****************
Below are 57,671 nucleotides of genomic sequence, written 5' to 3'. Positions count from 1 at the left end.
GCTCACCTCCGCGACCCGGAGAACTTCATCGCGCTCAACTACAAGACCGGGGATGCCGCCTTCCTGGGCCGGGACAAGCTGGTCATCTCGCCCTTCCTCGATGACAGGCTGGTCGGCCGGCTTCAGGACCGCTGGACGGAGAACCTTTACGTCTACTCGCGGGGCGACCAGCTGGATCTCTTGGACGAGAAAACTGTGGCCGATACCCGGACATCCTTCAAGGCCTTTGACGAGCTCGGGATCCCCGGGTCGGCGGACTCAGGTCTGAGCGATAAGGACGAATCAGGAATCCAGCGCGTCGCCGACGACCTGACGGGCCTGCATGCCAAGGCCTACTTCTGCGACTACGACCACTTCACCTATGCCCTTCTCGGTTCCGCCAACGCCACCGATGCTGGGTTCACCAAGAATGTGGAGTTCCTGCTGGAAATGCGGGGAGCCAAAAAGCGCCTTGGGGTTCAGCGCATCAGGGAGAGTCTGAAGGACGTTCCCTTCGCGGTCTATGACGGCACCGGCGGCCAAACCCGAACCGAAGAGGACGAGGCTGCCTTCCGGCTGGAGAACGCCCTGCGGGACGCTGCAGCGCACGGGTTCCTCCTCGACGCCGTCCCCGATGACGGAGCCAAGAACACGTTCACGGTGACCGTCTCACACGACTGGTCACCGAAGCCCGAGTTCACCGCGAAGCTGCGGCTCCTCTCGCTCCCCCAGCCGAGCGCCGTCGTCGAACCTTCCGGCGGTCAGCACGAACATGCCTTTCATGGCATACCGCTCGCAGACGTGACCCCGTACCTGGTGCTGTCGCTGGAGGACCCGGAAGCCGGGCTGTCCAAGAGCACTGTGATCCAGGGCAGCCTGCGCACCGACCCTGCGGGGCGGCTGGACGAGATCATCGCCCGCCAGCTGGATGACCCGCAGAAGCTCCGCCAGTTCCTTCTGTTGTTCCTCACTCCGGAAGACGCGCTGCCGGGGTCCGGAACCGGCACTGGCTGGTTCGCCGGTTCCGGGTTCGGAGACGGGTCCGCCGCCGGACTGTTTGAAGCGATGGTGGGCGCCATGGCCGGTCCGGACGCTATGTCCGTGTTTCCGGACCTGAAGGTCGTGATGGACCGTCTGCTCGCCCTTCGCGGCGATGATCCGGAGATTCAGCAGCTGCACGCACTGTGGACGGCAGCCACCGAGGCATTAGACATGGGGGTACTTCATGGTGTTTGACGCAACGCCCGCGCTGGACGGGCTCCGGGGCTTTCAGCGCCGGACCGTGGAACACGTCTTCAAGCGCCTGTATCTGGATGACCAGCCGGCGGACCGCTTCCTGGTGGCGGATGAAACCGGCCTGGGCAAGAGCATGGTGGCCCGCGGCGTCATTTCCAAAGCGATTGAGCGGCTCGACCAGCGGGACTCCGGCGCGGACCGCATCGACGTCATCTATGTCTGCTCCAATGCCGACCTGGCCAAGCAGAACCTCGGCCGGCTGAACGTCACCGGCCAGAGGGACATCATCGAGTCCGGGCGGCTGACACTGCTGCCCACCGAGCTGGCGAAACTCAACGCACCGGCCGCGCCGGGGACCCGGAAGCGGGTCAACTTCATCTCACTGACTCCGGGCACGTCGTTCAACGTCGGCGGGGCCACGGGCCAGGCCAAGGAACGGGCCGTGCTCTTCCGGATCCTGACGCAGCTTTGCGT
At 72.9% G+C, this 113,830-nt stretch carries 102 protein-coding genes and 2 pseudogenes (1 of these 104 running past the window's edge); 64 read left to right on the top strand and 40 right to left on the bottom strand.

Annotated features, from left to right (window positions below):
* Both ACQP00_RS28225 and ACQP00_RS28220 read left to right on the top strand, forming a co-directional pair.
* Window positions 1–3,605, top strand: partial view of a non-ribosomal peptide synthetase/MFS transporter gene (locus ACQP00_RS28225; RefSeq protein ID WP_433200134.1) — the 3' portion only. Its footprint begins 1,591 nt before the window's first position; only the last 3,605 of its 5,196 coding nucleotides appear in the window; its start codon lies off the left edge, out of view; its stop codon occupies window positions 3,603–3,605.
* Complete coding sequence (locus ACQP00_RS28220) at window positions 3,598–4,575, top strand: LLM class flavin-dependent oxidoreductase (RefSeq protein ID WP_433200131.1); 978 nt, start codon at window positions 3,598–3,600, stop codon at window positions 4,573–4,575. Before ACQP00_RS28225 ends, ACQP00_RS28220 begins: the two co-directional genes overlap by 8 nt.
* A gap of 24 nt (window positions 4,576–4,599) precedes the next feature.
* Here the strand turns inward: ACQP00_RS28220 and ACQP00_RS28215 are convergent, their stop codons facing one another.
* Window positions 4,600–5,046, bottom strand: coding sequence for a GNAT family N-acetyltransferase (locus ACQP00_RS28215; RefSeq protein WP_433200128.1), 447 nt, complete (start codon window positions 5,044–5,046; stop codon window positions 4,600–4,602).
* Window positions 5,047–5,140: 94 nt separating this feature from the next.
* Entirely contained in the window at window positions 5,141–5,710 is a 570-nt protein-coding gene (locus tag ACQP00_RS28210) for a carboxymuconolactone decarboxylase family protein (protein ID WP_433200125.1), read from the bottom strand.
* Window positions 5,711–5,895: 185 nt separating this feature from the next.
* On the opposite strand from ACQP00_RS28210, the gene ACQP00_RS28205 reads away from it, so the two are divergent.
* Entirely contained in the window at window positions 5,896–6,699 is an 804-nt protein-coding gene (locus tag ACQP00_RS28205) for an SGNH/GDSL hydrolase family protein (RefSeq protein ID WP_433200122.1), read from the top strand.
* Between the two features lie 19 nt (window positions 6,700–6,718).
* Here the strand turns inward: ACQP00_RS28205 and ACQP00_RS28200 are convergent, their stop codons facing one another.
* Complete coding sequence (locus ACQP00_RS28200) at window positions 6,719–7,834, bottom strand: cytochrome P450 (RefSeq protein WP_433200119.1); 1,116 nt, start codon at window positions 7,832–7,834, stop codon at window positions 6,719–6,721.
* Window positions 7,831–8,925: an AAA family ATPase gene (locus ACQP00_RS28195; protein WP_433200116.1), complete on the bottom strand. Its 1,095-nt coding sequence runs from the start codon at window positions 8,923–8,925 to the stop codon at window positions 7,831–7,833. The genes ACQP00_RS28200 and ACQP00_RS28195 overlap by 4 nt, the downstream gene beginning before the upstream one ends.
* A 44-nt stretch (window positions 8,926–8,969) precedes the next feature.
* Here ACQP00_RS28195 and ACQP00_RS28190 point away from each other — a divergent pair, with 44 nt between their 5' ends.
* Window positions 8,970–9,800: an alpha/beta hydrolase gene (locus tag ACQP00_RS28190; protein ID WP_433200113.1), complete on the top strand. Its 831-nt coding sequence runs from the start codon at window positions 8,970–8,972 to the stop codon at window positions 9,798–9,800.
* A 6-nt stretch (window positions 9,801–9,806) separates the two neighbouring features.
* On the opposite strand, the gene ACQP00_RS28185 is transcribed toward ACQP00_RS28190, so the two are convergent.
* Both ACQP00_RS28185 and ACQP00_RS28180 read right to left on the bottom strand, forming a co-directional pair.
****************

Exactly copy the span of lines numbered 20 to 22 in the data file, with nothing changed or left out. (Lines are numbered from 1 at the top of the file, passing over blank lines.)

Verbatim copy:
* A 44-nt stretch (window positions 8,926–8,969) precedes the next feature.
* Here ACQP00_RS28195 and ACQP00_RS28190 point away from each other — a divergent pair, with 44 nt between their 5' ends.
* Window positions 8,970–9,800: an alpha/beta hydrolase gene (locus tag ACQP00_RS28190; protein ID WP_433200113.1), complete on the top strand. Its 831-nt coding sequence runs from the start codon at window positions 8,970–8,972 to the stop codon at window positions 9,798–9,800.